When do you find is the best time to make art? Do you set aside a specific time everyday or do you have to work whenever time allows?
I used to think that one should only work when the muse is upon them, but, as I got older, I became less romantic and realized that it is not always possible to wait for the muse, and I must sometimes “force” myself to work – either because of deadlines or just busy periods that leave less time for studio practice. I believe that sometimes the best works are made even without a muse, when I don’t necessarily feel it is the best time to work, but I just do it because I should. I don’t have a specific time of day that I dedicate to art, but I try to work as much as I can while keeping in touch with my gut feelings, and inner voice.
How has your work changed in the past five years? How is it the same?
I think that I can divide the past five years of my artistic work into two major stages: in the first 2-3 years I was mach more focused on the work itself and less on promotion, while in the last two years I work very hard on promoting my art and putting it out there, both in Israel and abroad. Also, right now I work much more often on series of works or large and complex projects, while in the past I created individual works that existed in their own right. This also means that I spend more time conceptualizing the works that are more complex and attempting to secure funding and support for their realization. Despite these elements, I don’t feel that my work has changed profoundly, but I do spend longer periods contemplating my art, either planning its practical implications or pondering the theory behind it, trying to figure out how to remain innovative at a time when the world seems to have seen everything.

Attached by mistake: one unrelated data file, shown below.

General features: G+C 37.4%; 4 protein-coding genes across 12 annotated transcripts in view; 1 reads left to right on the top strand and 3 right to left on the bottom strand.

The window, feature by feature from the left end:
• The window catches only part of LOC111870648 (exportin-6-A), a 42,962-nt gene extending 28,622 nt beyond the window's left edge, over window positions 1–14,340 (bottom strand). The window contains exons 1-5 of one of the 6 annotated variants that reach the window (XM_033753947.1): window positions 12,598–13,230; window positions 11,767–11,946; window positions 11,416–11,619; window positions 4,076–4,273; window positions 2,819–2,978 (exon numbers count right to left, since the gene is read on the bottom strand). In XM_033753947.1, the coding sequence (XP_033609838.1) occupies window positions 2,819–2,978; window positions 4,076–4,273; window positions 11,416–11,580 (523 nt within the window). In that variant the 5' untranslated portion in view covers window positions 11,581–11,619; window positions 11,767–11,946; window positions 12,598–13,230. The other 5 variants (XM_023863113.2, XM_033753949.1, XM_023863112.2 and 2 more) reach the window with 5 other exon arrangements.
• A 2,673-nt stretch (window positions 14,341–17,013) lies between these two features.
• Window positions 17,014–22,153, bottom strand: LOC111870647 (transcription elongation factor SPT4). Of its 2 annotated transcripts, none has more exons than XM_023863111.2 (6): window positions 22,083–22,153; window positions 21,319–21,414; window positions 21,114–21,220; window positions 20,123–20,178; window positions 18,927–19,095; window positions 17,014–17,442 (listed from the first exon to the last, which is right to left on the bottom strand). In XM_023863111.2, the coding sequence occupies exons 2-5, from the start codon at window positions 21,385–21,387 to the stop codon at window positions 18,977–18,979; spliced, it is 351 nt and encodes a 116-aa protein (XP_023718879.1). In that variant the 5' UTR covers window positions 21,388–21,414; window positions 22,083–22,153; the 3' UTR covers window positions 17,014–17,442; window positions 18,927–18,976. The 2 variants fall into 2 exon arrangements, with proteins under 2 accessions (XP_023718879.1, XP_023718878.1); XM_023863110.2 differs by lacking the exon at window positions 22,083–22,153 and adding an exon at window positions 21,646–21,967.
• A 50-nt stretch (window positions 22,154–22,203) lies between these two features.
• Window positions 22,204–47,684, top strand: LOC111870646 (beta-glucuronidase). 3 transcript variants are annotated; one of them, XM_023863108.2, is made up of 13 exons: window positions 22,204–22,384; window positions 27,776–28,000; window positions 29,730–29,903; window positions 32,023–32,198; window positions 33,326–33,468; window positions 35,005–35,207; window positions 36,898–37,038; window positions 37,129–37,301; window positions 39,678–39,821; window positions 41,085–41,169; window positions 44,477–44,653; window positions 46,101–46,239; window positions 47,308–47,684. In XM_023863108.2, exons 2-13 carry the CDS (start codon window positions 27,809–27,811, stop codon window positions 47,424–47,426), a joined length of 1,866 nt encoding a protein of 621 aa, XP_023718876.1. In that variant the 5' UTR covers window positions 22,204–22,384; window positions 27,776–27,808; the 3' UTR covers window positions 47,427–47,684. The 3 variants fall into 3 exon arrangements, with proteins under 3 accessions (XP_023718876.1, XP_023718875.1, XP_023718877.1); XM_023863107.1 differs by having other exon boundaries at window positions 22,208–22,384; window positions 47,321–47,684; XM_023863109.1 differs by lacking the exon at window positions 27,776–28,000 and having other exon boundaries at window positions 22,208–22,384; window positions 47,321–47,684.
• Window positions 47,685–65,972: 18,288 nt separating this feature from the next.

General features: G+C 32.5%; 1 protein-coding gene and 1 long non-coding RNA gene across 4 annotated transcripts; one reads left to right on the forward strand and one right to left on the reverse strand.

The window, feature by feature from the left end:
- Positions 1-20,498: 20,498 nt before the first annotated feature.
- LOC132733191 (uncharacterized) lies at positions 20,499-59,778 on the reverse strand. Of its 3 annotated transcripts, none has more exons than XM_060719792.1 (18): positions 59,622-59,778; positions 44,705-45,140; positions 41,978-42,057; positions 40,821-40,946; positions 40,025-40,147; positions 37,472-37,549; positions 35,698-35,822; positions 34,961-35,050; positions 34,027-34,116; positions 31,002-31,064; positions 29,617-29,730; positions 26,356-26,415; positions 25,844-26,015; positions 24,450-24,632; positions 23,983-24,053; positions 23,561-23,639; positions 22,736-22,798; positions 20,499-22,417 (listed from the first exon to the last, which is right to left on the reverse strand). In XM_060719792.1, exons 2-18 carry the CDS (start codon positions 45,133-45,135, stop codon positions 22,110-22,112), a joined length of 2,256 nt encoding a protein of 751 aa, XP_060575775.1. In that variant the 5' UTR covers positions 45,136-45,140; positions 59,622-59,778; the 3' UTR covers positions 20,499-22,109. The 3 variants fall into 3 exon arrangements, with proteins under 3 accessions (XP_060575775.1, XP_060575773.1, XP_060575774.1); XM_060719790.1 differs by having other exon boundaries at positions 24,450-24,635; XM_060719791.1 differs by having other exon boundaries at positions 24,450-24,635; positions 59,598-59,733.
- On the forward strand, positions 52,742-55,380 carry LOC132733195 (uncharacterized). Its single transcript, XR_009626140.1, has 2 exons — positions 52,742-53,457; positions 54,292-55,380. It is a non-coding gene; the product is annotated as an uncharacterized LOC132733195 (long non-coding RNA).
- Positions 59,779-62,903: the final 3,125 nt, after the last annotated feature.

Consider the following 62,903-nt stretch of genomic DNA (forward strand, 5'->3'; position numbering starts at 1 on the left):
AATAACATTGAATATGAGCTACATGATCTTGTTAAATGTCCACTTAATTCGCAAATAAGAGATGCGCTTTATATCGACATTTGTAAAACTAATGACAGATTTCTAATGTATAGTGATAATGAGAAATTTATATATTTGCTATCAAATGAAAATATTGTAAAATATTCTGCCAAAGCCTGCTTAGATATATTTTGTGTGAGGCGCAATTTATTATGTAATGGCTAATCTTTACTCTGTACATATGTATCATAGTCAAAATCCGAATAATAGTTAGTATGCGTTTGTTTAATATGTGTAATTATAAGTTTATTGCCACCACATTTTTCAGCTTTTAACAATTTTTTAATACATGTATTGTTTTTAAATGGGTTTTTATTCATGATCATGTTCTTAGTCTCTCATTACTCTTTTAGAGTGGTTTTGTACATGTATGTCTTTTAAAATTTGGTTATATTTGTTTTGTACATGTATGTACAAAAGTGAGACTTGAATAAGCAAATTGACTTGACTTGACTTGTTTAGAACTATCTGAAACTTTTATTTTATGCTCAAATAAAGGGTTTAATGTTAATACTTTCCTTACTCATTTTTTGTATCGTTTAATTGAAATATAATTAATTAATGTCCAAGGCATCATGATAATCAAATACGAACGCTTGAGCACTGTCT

How have people such as family, friends, writers, philosophers, other artists or even pop icons had an impact on the work you do?
My family always has a great influence on me and my work, either directly, since I constantly consult them about my art, or indirectly – I find inspiration in little moments between us and in experiences we have together and apart and I believe that it all sinks in and slowly forms ideas and concepts, even if only subconsciously. I also find inspiration in the family business – my parents own a toy shop that also sells magazines and stationary, and it is always very vibrant, full of people and colorful pop items, so it’s a good place for me to explore current trends and the ways I can incorporate them into my work. I am influenced by people close to me but also by artists, philosophers, writers, and anyone that I encounter that has a fresh perspective on things. I try to keep an open mind and to develop a dialogue that may be artistic and even somewhat existentialistic.
Have you ever been pulled in the direction of a pursuit other than being an artist? What are your other interests?
Like I mentioned before, I once wanted to be a chef. At one time, I was also a professional athlete and competed in light athletics and short distance running events. In general I like sports, especially soccer and basketball, so I did see myself pursuing an athletic career of some kind. I’m also a very big film and TV buff.
Shahar Tuchner, born 1987, is an interdisciplinary artist living and working in Israel. Tuchner is a graduate of the Open Program at Hamidrasha School of art at Beit Berl College (2010).
His works have been shown in many group exhibitions at leading galleries and art spaces in Israel and around the world, including: Carnegie Museum of Art in Pittsburg, Rochester Contemporary Art Center (USA), 5th Base Gallery in London, The Wilson – Cheltenham Art Gallery and Museum (UK), the Umm el-Fahem Art Gallery, the Center for Contemporary Art (CCA), Contemporary by Golconda Gallery and Tavi Gallery in Tel Aviv (Israel) and more.
All images copyright of the artist and used with their permission.